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A DEEP Insight

Spring 2015: only a few months and the DEEP project will be finished. But for now, we are working in “burst” mode, fully dedicated to meet all our objectives. Find an update below on what we have achieved in the last couple of months.

Body & Mind

Frankly speaking, the last couple of months have been pretty tough. Developing and qualifying complex hardware definitely takes its toll – we probably do not have to tell you that! Problems do arise unexpectedly, and some delays are kind of unavoidable. Yet we worked hard to face and overcome all challenges and decided to go for a short project extension of three months until end of August 2015 to limit the impact to the project and achieve all objectives in full. The good news is: We are out of the woods by now and in the midst of the final project phase, assembling the DEEP prototype system. But let’s quickly rewind and see what happened since our last update:

Hardware = Hard Work Paying Off

The testing and validation work with the first small Booster system at Jülich Supercomputing Centre (JSC) has made good progress: the team has handed over half of the 32 Booster nodes to the system and application software developers, while final hardware validation is being performed on the other half. The all-important Cluster/Booster protocol is running with expected performance, and first application work is underway.

First DEEP Booster Nodes populating the Booster rackFirst DEEP Booster Nodes populating the Booster rack
Copyright: DEEP Partner Eurotech

The final Booster prototype will have 384 Booster nodes, each one with a top of the line Intel® Xeon PhiTM co-processor and an FPGA-based EXTOLL network controller. These nodes are implemented as 192 Booster Node Cards arranged in 12 chassis and connected via a custom backplane. Eurotech’s direct liquid cooling technology enables very dense packaging – the prototype will fill a full rack, and 32 Booster Interface Nodes will bridge between the EXTOLL torus network of the Booster and the Infiniband network of the 128-node DEEP Cluster.

This prototype will support all applications as foreseen. On top of that, a second Booster based on the EXTOLL ASIC implementation will be built to assess the interconnect performance gains and the benefits to application performance.
The team is confident that the scale-up will be finished by June 2015, which gives the system and application software teams sufficient time for application tuning and testing.

Efficient Job on Energy Efficiency

Simultaneously, the colleagues from the energy efficiency team installed the Energy Efficiency Evaluator (EEE) at Leibniz Supercomputing Centre – a smaller copy of the system at JSC (16 Booster nodes, 4 Cluster nodes). The idea is to have a separate system to carry out the necessary tests without interfering the fine-tuning and optimization work done by the system and application software teams towards the end of the project. Furthermore it will utilize LRZ's elaborated environmental and power sensor infrastructure for in-detail evaluation of the system's energy efficiency. The EEE is up and running now, the sensors are calibrated, and the team is excited to start testing.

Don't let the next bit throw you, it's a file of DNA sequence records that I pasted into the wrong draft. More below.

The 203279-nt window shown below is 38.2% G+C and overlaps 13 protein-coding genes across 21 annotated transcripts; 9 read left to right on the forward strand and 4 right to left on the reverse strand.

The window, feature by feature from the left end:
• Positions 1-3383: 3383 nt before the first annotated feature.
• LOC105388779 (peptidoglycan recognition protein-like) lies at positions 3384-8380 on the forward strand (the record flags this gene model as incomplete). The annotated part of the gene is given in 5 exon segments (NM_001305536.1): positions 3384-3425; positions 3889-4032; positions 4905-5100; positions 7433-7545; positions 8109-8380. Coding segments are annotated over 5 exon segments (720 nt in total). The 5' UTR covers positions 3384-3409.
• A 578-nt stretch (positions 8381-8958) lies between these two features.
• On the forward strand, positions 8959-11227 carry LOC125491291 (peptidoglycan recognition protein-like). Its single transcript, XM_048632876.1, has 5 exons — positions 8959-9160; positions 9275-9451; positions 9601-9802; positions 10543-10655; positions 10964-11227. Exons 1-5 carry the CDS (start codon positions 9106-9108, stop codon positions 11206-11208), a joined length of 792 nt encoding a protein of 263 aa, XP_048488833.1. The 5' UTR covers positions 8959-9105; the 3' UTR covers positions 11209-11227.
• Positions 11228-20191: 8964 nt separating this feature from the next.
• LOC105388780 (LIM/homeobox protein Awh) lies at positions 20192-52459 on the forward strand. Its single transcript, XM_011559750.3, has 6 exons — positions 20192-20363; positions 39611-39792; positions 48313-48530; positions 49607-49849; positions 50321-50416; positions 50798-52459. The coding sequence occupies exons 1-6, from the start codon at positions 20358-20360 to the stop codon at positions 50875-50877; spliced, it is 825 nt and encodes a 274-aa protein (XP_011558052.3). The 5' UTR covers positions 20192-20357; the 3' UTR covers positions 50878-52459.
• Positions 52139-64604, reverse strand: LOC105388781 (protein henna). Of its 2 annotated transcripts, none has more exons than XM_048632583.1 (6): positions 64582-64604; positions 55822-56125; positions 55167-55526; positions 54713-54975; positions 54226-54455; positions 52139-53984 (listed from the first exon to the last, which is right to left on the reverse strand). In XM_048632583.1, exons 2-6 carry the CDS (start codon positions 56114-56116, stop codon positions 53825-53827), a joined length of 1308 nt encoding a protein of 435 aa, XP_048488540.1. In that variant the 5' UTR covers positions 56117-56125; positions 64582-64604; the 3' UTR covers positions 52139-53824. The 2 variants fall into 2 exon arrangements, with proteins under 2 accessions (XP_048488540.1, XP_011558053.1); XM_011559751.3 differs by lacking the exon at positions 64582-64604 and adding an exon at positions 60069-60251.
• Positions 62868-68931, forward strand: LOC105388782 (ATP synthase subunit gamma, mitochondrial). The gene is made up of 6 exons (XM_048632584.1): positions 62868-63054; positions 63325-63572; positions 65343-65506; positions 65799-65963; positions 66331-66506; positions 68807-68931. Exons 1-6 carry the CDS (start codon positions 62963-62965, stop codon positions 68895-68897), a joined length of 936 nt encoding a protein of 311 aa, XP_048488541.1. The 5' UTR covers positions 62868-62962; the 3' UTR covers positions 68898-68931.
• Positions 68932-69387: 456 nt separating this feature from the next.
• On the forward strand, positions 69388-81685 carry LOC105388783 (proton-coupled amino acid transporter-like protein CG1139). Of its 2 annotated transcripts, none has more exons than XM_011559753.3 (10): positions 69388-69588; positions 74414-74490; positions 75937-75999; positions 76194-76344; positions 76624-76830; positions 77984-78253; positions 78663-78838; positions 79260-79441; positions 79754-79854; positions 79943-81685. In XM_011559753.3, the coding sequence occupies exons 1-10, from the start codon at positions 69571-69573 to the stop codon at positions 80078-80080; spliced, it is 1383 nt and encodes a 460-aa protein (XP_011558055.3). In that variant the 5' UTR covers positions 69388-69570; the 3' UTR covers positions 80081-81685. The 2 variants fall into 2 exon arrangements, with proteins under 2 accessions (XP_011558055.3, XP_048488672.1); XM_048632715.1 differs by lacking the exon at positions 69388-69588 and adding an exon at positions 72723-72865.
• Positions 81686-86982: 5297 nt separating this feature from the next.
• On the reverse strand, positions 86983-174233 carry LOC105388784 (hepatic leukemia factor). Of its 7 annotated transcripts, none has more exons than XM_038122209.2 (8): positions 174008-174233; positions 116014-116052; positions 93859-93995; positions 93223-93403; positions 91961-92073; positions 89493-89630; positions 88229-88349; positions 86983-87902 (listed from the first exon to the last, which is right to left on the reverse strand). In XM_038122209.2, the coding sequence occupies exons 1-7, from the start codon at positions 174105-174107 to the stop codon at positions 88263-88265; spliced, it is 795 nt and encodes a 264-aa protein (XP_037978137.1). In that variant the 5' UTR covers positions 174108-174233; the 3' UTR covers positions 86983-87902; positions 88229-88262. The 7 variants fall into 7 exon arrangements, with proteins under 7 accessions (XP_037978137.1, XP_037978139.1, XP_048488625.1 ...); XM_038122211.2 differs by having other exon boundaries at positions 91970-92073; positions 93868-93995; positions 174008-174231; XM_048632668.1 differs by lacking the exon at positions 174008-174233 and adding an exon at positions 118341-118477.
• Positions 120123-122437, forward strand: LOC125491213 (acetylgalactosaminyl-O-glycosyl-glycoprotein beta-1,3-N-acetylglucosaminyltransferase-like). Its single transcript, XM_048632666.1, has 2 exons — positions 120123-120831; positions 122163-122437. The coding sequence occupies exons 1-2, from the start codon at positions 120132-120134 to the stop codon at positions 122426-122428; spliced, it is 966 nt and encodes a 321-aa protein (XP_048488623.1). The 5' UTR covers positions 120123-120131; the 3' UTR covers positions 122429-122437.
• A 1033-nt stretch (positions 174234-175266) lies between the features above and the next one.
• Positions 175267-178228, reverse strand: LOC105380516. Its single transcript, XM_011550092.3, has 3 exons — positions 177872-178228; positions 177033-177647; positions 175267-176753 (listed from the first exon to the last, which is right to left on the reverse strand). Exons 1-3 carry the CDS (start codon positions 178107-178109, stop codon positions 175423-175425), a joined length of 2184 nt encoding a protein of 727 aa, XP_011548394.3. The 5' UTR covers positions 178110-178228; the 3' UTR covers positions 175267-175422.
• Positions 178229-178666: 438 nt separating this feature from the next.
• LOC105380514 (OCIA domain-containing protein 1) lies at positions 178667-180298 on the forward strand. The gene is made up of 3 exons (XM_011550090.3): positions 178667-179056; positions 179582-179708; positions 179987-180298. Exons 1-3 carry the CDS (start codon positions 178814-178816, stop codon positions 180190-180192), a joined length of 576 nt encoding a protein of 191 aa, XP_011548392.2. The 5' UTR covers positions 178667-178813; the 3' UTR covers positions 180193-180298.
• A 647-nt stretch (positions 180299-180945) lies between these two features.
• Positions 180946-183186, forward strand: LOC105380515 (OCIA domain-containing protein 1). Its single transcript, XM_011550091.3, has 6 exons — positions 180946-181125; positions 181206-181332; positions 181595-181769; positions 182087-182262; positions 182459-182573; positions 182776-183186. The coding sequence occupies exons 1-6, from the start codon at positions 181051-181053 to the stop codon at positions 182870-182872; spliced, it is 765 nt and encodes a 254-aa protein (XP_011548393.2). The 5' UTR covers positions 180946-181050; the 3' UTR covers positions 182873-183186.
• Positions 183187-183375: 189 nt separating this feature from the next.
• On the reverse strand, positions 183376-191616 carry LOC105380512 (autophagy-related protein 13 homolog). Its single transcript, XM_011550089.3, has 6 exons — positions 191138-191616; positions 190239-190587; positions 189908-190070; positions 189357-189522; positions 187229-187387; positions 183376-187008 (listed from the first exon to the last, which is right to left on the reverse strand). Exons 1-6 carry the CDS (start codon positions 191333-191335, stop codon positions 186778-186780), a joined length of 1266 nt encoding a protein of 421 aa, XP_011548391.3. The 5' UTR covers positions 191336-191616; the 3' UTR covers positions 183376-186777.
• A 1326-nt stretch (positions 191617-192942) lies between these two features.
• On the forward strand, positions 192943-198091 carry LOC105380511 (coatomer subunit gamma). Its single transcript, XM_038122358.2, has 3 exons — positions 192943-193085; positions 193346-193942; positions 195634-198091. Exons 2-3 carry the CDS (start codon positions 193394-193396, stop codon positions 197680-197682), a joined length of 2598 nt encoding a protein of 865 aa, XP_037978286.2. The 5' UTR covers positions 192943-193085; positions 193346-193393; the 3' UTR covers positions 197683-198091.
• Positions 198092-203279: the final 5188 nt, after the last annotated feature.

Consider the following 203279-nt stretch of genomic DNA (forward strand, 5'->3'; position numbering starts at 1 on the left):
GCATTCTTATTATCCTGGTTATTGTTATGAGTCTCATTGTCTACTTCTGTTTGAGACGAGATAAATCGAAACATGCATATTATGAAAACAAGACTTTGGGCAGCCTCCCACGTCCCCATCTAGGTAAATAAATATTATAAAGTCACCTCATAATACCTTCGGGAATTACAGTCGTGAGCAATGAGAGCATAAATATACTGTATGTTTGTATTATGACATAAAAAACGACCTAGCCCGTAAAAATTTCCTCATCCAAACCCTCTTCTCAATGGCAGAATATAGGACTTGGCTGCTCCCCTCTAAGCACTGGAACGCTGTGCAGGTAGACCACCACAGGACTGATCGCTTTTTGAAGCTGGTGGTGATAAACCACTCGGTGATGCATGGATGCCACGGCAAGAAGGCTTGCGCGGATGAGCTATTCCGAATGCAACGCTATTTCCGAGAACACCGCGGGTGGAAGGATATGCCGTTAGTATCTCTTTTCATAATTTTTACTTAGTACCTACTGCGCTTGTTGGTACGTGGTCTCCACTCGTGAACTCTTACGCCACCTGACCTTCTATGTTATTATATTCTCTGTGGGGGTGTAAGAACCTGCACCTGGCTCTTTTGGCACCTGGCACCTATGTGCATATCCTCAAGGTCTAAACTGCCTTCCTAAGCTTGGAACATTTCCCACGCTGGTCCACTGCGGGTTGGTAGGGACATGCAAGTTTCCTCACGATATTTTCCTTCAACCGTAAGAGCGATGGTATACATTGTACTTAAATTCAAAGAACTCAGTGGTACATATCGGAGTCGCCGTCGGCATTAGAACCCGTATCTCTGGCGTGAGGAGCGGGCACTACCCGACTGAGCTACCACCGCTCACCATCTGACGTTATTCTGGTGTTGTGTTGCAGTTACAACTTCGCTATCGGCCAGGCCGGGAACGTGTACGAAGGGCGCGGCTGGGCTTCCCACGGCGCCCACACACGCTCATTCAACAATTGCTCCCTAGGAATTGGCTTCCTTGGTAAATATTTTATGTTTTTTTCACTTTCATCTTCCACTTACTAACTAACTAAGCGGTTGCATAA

Software = Running Smoothly

In the meantime, the software team has been extremely productive: The system software has been successfully implemented, and installation and fine-tuning on the Booster system is making good progress. The Cluster-Booster-Protocol – that establishes the communication between the Infiniband-based Cluster and the Extoll-based Booster – is already running on the Booster and measurements show promising performance. Last but not least, the implementation of the programming model has been completed. At the moment, the team implements mechanisms for a dynamic assignment of hardware resources to MPI processes that will enable flexible and highly efficient use of the Cluster-Booster system.

Applications: Getting Ready for The Final Prototype

Finally, the applications team is all set to work with the final DEEP prototype: The division of the applications into highly scalable and less scalable code parts has been done. Optimizing the applications for Xeon Phi in terms of threading and vectorisation has made excellent progress. Application partners have been running preliminary scalability tests on the DEEP Cluster and on the Barcelona Supercomputer Centre’s MareNostrum, JSC’s Blue Gene/Q and TACC’s Stampede systems. Applications are about to get onto the DEEP Booster and to test, for the first time, the final DEEP hardware. The results achieved on the DEEP prototype will be systematically compared with the performance the six applications are able to achieve on current HPC systems.
The to-do list until the end of August still includes quite a number of entries. But things do look promising and we are starting into the final project phase with the same motivation we felt right at the beginning of DEEP.

We’ll stay in touch,
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